4:15 PM5:15 PM February 18, 2020 1 Oxford Street, Cambridge, MA 02138 USA In 2008, Christodoulou achieved a major breakthrough in the context of mathematical general relativity in being able to form trapped surfaces dynamically from initial data for the Einstein vacuum system. The results and methods which he lays out in his 600+ page manuscript has led to a flurry of activity in the last decade. I will give a rough overview of the basic ideas, describe how far theorems have come, and describe some recent progress – joint with Nikos Athanasiou – in this direction. –Organized by Professor ShingTung Yau
 19  CMSA EVENT: CMSA Quantum Matter/Quantum Field Theory Seminar:Modeling the pseudogap state in cuprates: quantum disordered pair density wave
10:30 AM12:00 PM February 19, 2020 20 Garden Street, Cambridge, MA 02138 I will briefly review the pseudogap phenomenology in high Tc cuprate superconductors, especially recent experiments related to charge density waves and pair density waves, and propose a simple theory of the pseudogap. By quantum disordering a pair density wave, we found a state composed of insulating antinodal pairs and a nodal electron pocket. We compare the theoretical predictions with ARPES results, optical conductivity, quantum oscillation and other experiments.  NUMBER THEORY SEMINAR
3:00 PM4:00 PM February 19, 2020 1 Oxford Street, Cambridge, MA 02138 USA We consider the family of normal octic fields with Galois group $D_4$, ordered by their discriminant. In forthcoming joint work with Arul Shankar, we verify the strong form of Malle’s conjecture for this family of number fields, obtaining the order of growth as well as the constant of proportionality. In this talk, we will discuss and review the combination of techniques from analytic number theory and geometryofnumbers methods used to prove this and related results.  SEMINARS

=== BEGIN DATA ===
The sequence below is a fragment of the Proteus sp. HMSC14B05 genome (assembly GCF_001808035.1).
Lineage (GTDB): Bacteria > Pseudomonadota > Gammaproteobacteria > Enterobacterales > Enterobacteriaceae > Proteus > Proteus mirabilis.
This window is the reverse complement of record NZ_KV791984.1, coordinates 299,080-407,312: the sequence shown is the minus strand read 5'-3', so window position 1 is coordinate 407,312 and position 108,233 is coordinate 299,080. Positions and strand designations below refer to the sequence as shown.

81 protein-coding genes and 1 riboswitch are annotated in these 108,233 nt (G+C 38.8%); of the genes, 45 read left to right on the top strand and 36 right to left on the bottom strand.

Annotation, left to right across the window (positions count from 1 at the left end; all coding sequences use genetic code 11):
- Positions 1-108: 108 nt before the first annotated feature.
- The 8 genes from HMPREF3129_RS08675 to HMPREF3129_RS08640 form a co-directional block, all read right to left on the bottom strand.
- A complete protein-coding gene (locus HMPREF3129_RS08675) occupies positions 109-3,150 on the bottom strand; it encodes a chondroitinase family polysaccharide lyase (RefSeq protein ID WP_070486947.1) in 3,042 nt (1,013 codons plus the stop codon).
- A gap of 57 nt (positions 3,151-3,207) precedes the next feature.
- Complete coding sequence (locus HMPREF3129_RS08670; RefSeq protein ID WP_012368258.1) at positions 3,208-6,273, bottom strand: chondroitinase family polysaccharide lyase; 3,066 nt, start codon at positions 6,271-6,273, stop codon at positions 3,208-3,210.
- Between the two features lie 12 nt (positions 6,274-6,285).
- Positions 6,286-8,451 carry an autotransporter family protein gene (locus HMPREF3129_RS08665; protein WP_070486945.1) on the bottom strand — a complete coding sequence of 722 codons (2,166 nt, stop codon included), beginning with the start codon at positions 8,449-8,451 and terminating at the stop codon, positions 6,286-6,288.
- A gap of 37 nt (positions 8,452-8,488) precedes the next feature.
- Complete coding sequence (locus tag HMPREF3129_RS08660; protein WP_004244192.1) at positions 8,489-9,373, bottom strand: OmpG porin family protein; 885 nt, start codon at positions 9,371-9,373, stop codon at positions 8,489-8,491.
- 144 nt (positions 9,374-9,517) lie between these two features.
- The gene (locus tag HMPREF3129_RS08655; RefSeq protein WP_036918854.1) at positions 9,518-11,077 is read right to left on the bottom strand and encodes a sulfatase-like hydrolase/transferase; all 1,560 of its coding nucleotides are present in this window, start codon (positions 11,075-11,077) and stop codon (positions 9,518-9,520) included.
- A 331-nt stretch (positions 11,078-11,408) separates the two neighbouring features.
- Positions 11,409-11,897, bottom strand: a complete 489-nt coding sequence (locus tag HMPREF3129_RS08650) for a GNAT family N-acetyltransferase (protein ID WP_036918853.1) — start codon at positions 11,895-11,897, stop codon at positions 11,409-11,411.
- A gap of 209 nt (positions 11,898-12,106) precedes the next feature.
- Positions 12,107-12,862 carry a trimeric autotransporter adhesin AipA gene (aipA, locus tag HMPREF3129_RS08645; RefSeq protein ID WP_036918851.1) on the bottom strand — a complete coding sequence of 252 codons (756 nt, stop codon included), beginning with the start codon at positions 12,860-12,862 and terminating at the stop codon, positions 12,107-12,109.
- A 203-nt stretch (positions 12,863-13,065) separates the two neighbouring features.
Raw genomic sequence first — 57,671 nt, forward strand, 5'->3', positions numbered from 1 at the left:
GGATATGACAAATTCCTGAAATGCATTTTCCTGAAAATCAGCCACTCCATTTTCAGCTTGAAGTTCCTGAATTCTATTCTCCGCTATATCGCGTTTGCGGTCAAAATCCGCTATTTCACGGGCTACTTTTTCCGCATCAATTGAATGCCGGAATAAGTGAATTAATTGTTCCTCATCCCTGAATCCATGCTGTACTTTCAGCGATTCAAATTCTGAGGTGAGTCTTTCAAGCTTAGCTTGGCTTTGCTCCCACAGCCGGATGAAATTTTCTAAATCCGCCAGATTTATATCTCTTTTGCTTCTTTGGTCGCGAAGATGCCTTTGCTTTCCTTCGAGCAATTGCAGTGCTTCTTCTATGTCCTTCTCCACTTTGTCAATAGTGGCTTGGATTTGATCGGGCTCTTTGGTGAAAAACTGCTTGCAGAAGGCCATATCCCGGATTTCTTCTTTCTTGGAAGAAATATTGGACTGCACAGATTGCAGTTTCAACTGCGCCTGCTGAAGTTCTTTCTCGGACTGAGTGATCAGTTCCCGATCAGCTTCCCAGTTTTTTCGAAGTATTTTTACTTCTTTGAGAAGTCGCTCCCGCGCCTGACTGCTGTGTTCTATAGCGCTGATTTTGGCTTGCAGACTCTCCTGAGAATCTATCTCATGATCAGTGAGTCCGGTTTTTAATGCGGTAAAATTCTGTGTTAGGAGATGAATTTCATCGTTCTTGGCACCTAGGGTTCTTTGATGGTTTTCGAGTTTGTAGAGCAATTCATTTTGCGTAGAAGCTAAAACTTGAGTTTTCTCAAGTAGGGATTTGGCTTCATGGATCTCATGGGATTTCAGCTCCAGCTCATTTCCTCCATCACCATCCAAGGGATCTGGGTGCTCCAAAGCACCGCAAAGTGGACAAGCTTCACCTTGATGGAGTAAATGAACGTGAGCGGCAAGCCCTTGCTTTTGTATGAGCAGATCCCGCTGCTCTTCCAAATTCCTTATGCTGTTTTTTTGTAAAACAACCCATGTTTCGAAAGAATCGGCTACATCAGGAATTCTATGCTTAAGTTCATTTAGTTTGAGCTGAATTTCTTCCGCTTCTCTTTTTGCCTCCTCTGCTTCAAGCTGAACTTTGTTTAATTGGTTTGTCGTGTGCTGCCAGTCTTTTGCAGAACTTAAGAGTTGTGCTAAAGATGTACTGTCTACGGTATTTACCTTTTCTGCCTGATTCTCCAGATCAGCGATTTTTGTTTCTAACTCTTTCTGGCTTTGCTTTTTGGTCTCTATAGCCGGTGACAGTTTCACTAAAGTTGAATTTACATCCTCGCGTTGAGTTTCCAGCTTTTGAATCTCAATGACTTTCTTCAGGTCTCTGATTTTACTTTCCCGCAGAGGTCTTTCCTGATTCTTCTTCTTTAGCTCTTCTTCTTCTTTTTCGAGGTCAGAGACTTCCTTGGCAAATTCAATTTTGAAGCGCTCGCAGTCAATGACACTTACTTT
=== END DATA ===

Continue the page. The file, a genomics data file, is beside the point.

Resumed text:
4:00 PM6:00 PM February 19, 2020 Can you use the homotopy type of the space of knots in a simplyconnected 4manifold to distinguish smooth structures? The answer is no, using embedding calculus. I will also give some examples which show that embedding calculus does distinguish smooth structures in high dimensions. This is joint with Ben Knudsen.  OPEN NEIGHBORHOOD SEMINAR
4:30 PM5:30 PM February 19, 2020 1 Oxford Street, Cambridge, MA 02138 USA Max Dehn made many remarkable contributions to mathematics, and his name pops up in lots of places, most often in topology, where we have “Dehn surgery”, the “Dehn twist”, and “Dehn’s lemma”. Famously, Dehn supplied an incorrect proof of the lemma that bears his name. The mistake wasn’t noticed for nearly a decade, and took nearly another four decades to fix. In this talk, I won’t mention the lemma, but I will say a few words about Dehn himself, a few more about his early work on “scissors congruences”, and then yet more on the Dehn twist, closing with a recent result about Dehn twists in four dimensions. (This talk will be accessible to members of the department at all levels.)  CMSA EVENT: CMSA Colloquium: Quantum Money from Lattices
5:15 PM6:15 PM February 19, 2020 20 Garden Street, Cambridge, MA 02138 Quantum money is a cryptographic protocol for quantum computers. A quantum money protocol consists of a quantum state which can be created (by the mint) and verified (by anybody with a quantum computer who knows what the “serial number” of the money is), but which cannot be duplicated, even by somebody with a copy of the quantum state who knows the verification protocol. Several previous proposals have been made for quantum money protocols. We will discuss the history of quantum money and give a protocol which cannot be broken unless lattice cryptosystems are insecure.